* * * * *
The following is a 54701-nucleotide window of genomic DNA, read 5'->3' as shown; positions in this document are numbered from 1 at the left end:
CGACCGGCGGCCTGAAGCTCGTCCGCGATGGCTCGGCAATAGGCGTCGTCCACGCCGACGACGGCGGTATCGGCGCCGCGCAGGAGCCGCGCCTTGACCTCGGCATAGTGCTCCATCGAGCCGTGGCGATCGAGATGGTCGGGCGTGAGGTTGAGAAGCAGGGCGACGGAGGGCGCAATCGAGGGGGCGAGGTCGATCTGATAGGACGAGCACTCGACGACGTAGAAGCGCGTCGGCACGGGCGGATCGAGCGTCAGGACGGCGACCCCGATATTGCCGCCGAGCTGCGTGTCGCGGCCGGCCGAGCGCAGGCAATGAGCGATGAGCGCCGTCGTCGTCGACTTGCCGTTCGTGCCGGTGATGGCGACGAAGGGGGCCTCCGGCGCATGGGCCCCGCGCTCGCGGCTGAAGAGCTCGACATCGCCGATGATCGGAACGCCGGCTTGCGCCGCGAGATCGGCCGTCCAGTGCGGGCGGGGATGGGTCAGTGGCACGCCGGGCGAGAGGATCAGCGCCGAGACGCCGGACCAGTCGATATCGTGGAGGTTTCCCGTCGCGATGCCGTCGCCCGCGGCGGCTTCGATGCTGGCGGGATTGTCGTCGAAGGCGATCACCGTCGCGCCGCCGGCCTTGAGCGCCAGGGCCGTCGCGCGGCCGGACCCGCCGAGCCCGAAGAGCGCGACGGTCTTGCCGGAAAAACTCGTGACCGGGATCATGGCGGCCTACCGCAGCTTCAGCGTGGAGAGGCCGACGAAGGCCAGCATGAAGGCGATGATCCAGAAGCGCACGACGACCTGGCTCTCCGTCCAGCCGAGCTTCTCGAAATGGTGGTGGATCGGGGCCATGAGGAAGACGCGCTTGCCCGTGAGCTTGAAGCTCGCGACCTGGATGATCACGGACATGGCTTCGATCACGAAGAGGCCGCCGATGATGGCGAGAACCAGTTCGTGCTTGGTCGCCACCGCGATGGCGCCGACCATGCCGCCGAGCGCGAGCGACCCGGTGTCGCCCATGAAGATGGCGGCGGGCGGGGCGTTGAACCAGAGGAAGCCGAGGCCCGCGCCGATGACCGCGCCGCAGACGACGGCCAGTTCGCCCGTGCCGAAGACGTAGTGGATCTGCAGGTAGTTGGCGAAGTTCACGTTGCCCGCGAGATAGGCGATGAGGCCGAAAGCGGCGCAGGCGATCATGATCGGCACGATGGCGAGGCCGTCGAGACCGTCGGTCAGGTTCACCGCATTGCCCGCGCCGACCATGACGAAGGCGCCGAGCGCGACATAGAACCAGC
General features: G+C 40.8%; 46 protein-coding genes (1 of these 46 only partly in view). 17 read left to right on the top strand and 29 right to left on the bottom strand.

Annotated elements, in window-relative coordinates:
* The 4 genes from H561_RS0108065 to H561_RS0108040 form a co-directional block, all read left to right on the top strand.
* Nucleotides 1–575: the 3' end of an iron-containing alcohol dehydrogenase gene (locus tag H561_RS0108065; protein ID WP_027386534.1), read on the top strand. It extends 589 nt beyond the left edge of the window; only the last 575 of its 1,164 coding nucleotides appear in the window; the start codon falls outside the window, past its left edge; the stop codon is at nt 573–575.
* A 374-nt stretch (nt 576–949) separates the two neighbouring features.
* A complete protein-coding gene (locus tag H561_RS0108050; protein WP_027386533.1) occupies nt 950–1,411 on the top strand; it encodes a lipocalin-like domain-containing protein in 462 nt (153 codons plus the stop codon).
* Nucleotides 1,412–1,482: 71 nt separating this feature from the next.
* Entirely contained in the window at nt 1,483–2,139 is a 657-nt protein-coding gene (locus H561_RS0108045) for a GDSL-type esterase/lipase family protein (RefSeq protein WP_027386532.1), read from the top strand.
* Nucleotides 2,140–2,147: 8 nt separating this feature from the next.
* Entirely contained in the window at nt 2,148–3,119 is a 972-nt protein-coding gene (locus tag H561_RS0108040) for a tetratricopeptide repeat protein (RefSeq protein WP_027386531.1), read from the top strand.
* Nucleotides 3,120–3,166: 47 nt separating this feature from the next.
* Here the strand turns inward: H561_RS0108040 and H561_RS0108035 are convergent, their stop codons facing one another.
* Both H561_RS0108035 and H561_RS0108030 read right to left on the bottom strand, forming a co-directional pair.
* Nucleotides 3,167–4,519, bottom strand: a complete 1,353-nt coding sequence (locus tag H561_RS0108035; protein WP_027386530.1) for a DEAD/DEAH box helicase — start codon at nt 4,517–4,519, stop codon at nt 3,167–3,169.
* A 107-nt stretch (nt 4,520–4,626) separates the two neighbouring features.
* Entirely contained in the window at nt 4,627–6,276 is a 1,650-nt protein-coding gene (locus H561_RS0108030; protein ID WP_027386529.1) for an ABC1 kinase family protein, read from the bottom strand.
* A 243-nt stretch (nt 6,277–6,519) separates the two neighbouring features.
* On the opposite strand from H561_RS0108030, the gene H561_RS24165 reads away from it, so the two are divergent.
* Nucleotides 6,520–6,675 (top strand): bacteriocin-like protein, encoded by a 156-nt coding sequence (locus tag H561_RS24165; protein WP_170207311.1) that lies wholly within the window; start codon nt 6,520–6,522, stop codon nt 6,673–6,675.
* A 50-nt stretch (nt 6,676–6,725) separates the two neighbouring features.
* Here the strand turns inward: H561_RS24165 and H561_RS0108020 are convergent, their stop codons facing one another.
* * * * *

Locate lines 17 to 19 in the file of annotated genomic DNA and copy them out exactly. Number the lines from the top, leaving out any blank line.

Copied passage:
* A 107-nt stretch (nt 4,520–4,626) separates the two neighbouring features.
* Entirely contained in the window at nt 4,627–6,276 is a 1,650-nt protein-coding gene (locus H561_RS0108030; protein ID WP_027386529.1) for an ABC1 kinase family protein, read from the bottom strand.
* A 243-nt stretch (nt 6,277–6,519) separates the two neighbouring features.